The severability clause in the definitions section of the Hartford policy provides:

" 'insured' means any person or organization qualifying as an insured in the 'Persons Insured' provision of the applicable insurance coverage. The insurance afforded applies separately to each insured against whom claim is made or suit is brought, except with respect to the limits of the company's liability;" (Emphasis added.)

Included in the "persons insured" category are the named insured and "any partner or executive officer thereof." (Emphasis added.) As we have said, Barnette was an "executive officer" in Barnette Enterprises, Inc.

The Cross-Employee Exclusion Clause Section II of the automobile part of the policy provides:

"None of the following is an insured:

"(i) any person while engaged in the business of his employer with respect to bodily injury to any fellow employee of such person injured in the course of his employment;" (Emphasis added.)

Given the above-quoted provisions, 1 and absent the severability-of-interest clause which we will discuss later, the policy excludes from the definition of insured any person who, while engaged in the business of his employer (Barnette was functioning as an employee of Casper Mud, a division of Barnette Enterprises, Inc., the named insured), inflicts bodily injury upon a fellow employee (Doyle was a co-employee of Barnette, the tortfeasor) where the injury occurs in the course of employment. It is conceded that the injury was inflicted when both Barnette and Doyle were engaged in the course and scope of their employment as they discharged their co-employee obligations to Casper Mud Service, a division of Barnette Enterprises, Inc., the named insured.

Looking to the rationale of the cross-employee exclusionary clause, it is said in Couch on Insurance 2d, § 45:545, "Validity of exclusion provision":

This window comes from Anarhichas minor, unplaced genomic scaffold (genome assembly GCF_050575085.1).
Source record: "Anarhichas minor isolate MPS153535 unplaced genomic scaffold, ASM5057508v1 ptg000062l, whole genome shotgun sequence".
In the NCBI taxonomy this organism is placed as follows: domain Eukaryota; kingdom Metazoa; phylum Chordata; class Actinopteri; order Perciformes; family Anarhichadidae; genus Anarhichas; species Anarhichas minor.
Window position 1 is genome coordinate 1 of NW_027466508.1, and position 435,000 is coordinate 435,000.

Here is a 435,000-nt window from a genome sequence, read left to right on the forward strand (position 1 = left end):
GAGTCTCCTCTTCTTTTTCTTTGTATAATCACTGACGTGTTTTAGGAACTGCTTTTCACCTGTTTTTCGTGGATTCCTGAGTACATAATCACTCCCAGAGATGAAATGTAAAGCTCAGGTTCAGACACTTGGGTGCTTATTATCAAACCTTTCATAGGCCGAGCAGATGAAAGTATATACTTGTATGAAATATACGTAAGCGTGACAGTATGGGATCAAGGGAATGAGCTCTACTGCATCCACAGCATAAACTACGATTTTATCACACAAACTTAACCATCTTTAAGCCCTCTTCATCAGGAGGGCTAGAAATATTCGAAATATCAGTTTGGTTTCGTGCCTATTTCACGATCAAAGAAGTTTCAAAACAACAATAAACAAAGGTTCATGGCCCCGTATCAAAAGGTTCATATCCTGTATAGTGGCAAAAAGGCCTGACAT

"Provisions excluding from the coverage of automobile liability policies liability for injury or death of the insured's employees have generally been recognized as a valid attempt to limit the coverage of the policy by excluding therefrom the special hazards incident to the master-servant relationship, coverage for which is usually available through workmen's compensation or employer's liability insurance, * * *."

Therefore, the protection furnished by an automobile liability policy is not imperative where employee injuries are concerned because--at least where employees are engaged in hazardous occupations--these injuries are usually compensated through worker's compensation. This being so, the courts, in giving force and effect to the cross-employee exclusionary clause, have held that it is not necessary to impose upon the employer the extra expense of insuring his employees. See Annot., 45 A.L.R.3d 288, 295, Construction and Application of Provision of Automobile Liability Policy, § 3.

In Myers v. Fidelity and Casualty Co. of New York, La.App., 152 So.2d 96 (1963), the court said that the reason for the employee exclusionary clause was that the remedy for one employee injuring a fellow employee should be workmen's compensation. The court in Bevans v. Liberty Mutual Ins. Co., 356 F.2d 577 (4th Cir.1966) explained that the employer is exposed to two types of claims--one from the public and the other from the workers. The court said that the employer in computing premium cost should be able to rely on the liability policy for protection from public claims and workmen's compensation contributions for protection against workers' claims from injuries suffered at the hands of fellow employees.

As reported in 45 A.L.R.3d, 296, supra, the rationale of the Bevans court goes like this:

"If the insurer were to be liable for injuries to an employee committed by his fellow employee, the court continued, it would have to increase its premiums and would require the employer to pay twice for protection against claims of employees, once under his employer liability policy and again under his general liability In Stirratt v. Kane, 273 Minn. 205, 140 N.W.2d 345 (1966), injuries to one police officer arising out of the negligent operation of the police vehicle by his fellow officer were excluded from coverage by the cross-employee exception, the court holding that the purpose of the clause was to exclude from coverage the named insured employer in those cases where the injured person was covered by workmen's compensation. See also: Campbell v. American Farmers Mut. Ins. Co., 238 F.2d 284 (8th Cir.1956); Merchants Indemnity Corp. of N.Y. v. Victory Iron Works, Inc., 80 N.J.Super. 7, 192 A.2d 592 (1963), aff'd 42 N.J. 364, 200 A.2d 782 (1964); Morfoot v. Stake, 174 Ohio St. 506, 23 Ohio Ops. 2d 144, 190 N.E.2d 573 (1963); Allstate Ins. Co. v. Hill, 378 F.2d 112 (6th Cir.1967); Henderson v. International Service Ins. Co., 65 Wash.2d 300, 396 P.2d 877 (1964).